Examples of key questions that might guide this work include:
- What are the full range of knowledges, skills, and mindsets required to thrive in the 21st century? What kinds of formal and informal learning experiences and environments enable the development of these skills?
- What kinds of teaching and learning processes foster equity, disrupt systemic inequality, and deepen learning?
- What are the elements of equitable systems? What kinds of policies are required to foster them? How should schools and districts and higher education systems be structured? What social structures, policies, funding structures, and approaches to schooling are essential for equity?
- What political or economic forces encourage or prevent such changes?
- How can we strengthen connections between learning and engagement in community spaces, families, and schools?
- What core intersectional ideas and theoretical lenses about race, racism, privilege, and other -isms (e.g., patriarchy, transphobia, homophobia, sexism, colorism, ageism, etc.) are key to our reimagining of education and schooling?
- What new questions should we ask? How should we ask old questions in new ways?
The problems we seek to solve are multi-dimensional and multiplex and will require an expanded theoretical and empirical toolset. Our work moving forward will also require thoughtful and innovative approaches to research methods and methodologies, and new ways of working inter-disciplinarily and collaboratively across multiple disciplines and boundaries—including fields such as sociology, law, psychology, ethnic studies, public health, anthropology, computer science and engineering, history, philosophy, child welfare, public policy, medicine, and others.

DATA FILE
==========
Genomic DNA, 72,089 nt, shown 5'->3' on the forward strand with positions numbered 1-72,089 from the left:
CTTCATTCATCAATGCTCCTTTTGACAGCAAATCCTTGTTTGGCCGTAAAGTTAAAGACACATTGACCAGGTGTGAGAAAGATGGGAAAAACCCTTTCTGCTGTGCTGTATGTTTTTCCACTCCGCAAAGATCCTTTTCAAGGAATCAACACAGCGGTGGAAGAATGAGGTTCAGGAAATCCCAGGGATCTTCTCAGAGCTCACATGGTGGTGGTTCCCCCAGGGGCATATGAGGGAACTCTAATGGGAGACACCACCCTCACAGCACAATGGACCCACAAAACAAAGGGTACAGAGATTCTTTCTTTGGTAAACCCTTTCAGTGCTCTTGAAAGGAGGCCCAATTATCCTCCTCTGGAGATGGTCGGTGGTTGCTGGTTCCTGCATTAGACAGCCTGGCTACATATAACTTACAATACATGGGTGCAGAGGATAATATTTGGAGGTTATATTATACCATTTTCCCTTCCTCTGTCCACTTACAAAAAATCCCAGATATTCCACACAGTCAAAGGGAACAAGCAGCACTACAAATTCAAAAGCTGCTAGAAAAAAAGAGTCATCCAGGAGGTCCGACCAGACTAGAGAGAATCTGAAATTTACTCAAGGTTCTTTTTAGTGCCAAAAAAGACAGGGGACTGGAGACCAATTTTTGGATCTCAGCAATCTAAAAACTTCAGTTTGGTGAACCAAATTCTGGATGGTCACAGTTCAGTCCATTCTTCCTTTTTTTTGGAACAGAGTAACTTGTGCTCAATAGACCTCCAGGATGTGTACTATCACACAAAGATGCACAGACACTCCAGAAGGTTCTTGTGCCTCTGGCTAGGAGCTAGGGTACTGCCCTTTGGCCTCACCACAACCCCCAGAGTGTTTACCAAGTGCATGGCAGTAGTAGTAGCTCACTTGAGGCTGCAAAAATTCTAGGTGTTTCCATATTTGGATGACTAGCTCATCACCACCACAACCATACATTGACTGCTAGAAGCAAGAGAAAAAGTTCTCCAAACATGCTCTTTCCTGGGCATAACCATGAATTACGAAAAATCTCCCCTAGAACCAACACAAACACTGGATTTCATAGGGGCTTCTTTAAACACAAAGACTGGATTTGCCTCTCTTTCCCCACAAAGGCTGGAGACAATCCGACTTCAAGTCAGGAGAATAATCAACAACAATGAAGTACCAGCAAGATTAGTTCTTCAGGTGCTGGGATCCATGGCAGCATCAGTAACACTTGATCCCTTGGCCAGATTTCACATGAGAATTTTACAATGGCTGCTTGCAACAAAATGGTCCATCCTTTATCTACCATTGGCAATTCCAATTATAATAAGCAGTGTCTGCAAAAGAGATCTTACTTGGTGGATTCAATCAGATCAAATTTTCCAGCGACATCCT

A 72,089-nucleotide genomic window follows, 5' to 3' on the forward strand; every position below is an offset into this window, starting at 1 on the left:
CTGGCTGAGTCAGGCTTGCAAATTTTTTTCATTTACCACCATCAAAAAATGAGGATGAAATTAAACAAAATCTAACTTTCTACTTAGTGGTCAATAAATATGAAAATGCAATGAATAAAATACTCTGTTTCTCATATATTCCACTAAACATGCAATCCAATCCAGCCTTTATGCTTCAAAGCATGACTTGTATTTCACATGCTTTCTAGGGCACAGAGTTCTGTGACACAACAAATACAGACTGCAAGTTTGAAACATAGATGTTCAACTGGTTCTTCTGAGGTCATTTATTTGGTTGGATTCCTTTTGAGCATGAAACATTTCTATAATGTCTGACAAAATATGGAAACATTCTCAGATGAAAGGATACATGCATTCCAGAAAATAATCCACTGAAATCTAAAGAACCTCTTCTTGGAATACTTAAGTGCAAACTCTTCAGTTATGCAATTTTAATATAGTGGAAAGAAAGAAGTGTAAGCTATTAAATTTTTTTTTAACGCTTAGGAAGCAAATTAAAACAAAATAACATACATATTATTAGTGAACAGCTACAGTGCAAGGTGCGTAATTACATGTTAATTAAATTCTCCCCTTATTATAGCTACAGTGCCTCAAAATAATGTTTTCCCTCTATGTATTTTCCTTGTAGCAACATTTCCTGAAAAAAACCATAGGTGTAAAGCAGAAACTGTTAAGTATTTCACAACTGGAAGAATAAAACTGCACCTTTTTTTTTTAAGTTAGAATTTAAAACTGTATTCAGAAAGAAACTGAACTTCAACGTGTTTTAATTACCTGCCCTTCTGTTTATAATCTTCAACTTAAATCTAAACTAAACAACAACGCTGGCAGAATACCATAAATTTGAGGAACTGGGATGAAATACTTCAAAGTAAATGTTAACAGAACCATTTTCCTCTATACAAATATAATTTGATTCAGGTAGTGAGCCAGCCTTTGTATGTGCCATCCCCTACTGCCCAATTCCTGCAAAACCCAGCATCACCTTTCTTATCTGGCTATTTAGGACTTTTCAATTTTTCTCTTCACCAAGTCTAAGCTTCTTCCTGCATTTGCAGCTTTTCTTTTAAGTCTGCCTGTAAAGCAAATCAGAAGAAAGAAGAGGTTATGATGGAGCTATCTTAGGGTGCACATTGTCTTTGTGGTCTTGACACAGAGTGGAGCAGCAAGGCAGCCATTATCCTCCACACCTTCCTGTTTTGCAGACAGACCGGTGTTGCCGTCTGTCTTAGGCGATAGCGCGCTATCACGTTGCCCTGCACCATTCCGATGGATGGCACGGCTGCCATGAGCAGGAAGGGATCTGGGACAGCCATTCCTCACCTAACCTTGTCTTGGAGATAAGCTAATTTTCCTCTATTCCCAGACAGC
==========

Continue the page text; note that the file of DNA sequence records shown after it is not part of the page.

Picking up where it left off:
This work also demands that we consider what practitioners, policymakers, educators, university leaders, students, community organizations, and the public need from educational research, and how we center these on-the-ground concerns and challenges in the very design of our studies and collaborations. Doing so may necessitate deeper commitment to ethical partnerships and relationships with participants and to measuring the impact of our work. This commitment to impact in measurable ways is the hallmark of educational research for the future—educational research that engages the social imagination and creates the resilient and sustainable systems we need.
The 2022 meeting will challenge us to take up this work collectively, working and thinking together in new ways, and building new pathways towards the future of education.